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Better Safe Than Sorry - Practices

In this concluding article, read about the specific things to bekept in mind when creating interface text for menus, windows, buttons,fields and application messages, and also find out how to design interfacetext for easy internationalization of your application.

TABLE OF CONTENTS:
  1. The Importance Of Interface Text (part 2)
  2. Brass Tacks
  3. The Screening Process
  4. Playing The Field
  5. When Things Go Bad...
  6. Offering Instruction
  7. Better Safe Than Sorry
  8. Globe-trotting
By: Deepa L, (c) Melonfire
Rating: starstarstarstarstar / 3
March 26, 2003

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Confirmation messages are displayed after modifications have been madeto the system by the user. The aim of these messages is to inform the userof the impact of the action and elicit a "yes" or "no" response for furtherprocessing.

A common irritant here is messages asking you to confirm what you've justdone - without a reason for asking it. For example, if your intranetapplication allows the administrator to delete a folder off the fileserver, a confirmation message asking the question: "Are you sure you wantto delete the Accounts folder?" will only make the user feel that you doubthis or her intelligence. A better option would be: "Deleting the Accountsfolder will also delete all the files within it. Do you wish to continue?"

In some cases, it is more appropriate to show a message after an action hasbeen performed. This is especially true if the user's action triggers offan internal event within the application. For example, suppose youradministrative application stores users in separate "data files" based onwhether they are confirmed employees or not; these appear to the user astwo separate categories, "Probationers" and "Employees". On the basis ofcertain criteria, the system turns a probationer into an employee and movesthe corresponding data to the "Employee" data file. Let's assume that onesuch criterion is the achievement of a Grade A for performance. When theadministrator enters this grade into the application and submits it, apost-submission message could be: "Wella Cruz has been updated to Employeestatus. In future, please access the Employee menu for her data."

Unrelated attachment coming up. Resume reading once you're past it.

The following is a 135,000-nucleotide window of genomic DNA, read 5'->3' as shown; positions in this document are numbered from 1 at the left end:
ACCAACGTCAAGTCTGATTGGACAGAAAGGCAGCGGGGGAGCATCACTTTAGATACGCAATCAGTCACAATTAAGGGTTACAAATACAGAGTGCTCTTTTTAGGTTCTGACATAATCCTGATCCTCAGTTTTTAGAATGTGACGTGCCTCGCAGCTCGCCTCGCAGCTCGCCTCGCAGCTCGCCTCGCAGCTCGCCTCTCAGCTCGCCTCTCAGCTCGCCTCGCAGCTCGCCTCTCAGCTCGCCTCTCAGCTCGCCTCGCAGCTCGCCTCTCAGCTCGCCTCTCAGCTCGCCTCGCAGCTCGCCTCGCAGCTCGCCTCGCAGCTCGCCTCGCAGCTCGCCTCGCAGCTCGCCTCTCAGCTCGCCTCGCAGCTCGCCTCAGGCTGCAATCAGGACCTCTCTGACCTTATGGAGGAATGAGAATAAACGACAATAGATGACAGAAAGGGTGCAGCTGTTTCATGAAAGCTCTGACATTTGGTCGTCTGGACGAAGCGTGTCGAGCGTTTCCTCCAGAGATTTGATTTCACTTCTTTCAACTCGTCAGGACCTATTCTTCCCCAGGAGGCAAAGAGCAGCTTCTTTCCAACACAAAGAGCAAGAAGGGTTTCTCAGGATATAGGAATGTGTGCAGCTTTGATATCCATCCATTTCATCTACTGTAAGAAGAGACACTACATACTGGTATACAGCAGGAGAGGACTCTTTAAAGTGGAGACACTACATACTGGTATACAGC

As a parting shot, ensure that your confirmation questions elicit a directanswer. The following is the best example of what it should *not* be: "Youhave changed the mail server settings. Would you like to discard changes?"

In this case, the user would need to select "No" to save the changesmade...completely non-intuitive and quite illogical.

 
 
>>> More Practices Articles          >>> More By Deepa L, (c) Melonfire
 

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